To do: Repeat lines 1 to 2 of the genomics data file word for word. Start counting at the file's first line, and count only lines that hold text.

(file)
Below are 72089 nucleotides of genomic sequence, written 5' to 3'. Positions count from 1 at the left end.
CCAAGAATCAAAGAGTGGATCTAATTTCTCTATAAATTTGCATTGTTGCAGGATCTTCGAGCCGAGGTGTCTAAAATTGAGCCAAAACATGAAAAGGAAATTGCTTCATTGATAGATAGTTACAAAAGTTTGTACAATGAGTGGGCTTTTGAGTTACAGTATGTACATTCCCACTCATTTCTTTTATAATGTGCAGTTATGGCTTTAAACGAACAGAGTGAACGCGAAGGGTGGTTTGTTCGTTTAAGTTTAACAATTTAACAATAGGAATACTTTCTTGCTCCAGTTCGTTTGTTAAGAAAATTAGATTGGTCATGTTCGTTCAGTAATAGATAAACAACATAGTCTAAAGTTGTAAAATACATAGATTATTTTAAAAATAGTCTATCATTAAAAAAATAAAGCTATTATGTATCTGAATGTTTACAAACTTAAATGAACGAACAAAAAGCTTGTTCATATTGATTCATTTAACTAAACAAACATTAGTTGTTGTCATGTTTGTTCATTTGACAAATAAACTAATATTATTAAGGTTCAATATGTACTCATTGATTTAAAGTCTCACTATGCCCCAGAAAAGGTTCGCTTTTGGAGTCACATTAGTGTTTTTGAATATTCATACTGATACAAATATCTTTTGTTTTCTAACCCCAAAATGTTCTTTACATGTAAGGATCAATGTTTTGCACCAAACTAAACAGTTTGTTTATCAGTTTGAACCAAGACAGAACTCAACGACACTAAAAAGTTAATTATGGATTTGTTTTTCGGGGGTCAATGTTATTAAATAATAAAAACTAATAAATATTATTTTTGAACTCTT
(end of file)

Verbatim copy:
Below are 72089 nucleotides of genomic sequence, written 5' to 3'. Positions count from 1 at the left end.
CCAAGAATCAAAGAGTGGATCTAATTTCTCTATAAATTTGCATTGTTGCAGGATCTTCGAGCCGAGGTGTCTAAAATTGAGCCAAAACATGAAAAGGAAATTGCTTCATTGATAGATAGTTACAAAAGTTTGTACAATGAGTGGGCTTTTGAGTTACAGTATGTACATTCCCACTCATTTCTTTTATAATGTGCAGTTATGGCTTTAAACGAACAGAGTGAACGCGAAGGGTGGTTTGTTCGTTTAAGTTTAACAATTTAACAATAGGAATACTTTCTTGCTCCAGTTCGTTTGTTAAGAAAATTAGATTGGTCATGTTCGTTCAGTAATAGATAAACAACATAGTCTAAAGTTGTAAAATACATAGATTATTTTAAAAATAGTCTATCATTAAAAAAATAAAGCTATTATGTATCTGAATGTTTACAAACTTAAATGAACGAACAAAAAGCTTGTTCATATTGATTCATTTAACTAAACAAACATTAGTTGTTGTCATGTTTGTTCATTTGACAAATAAACTAATATTATTAAGGTTCAATATGTACTCATTGATTTAAAGTCTCACTATGCCCCAGAAAAGGTTCGCTTTTGGAGTCACATTAGTGTTTTTGAATATTCATACTGATACAAATATCTTTTGTTTTCTAACCCCAAAATGTTCTTTACATGTAAGGATCAATGTTTTGCACCAAACTAAACAGTTTGTTTATCAGTTTGAACCAAGACAGAACTCAACGACACTAAAAAGTTAATTATGGATTTGTTTTTCGGGGGTCAATGTTATTAAATAATAAAAACTAATAAATATTATTTTTGAACTCTT